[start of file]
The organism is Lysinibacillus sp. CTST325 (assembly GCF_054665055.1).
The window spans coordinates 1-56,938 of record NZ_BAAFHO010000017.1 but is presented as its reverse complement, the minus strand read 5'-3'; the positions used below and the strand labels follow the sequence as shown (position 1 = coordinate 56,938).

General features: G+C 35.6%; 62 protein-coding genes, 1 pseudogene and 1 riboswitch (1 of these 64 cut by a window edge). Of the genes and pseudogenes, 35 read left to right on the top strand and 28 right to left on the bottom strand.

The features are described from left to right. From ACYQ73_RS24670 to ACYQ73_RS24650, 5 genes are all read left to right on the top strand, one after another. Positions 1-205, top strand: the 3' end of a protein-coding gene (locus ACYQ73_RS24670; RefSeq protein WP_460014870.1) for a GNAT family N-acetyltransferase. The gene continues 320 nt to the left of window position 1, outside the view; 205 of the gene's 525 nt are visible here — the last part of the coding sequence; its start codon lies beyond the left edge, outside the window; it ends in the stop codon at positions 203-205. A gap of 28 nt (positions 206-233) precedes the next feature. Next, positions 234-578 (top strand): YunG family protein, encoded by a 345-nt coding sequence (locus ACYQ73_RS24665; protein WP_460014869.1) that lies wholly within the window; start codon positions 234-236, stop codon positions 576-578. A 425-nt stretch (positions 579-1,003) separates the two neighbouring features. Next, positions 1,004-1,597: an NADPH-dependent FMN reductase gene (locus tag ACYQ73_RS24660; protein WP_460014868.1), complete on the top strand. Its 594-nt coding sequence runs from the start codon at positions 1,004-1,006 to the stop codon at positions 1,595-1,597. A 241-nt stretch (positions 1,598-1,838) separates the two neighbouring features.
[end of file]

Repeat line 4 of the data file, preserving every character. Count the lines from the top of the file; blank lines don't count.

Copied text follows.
The features are described from left to right. From ACYQ73_RS24670 to ACYQ73_RS24650, 5 genes are all read left to right on the top strand, one after another. Positions 1-205, top strand: the 3' end of a protein-coding gene (locus ACYQ73_RS24670; RefSeq protein WP_460014870.1) for a GNAT family N-acetyltransferase. The gene continues 320 nt to the left of window position 1, outside the view; 205 of the gene's 525 nt are visible here — the last part of the coding sequence; its start codon lies beyond the left edge, outside the window; it ends in the stop codon at positions 203-205. A gap of 28 nt (positions 206-233) precedes the next feature. Next, positions 234-578 (top strand): YunG family protein, encoded by a 345-nt coding sequence (locus ACYQ73_RS24665; protein WP_460014869.1) that lies wholly within the window; start codon positions 234-236, stop codon positions 576-578. A 425-nt stretch (positions 579-1,003) separates the two neighbouring features. Next, positions 1,004-1,597: an NADPH-dependent FMN reductase gene (locus tag ACYQ73_RS24660; protein WP_460014868.1), complete on the top strand. Its 594-nt coding sequence runs from the start codon at positions 1,004-1,006 to the stop codon at positions 1,595-1,597. A 241-nt stretch (positions 1,598-1,838) separates the two neighbouring features.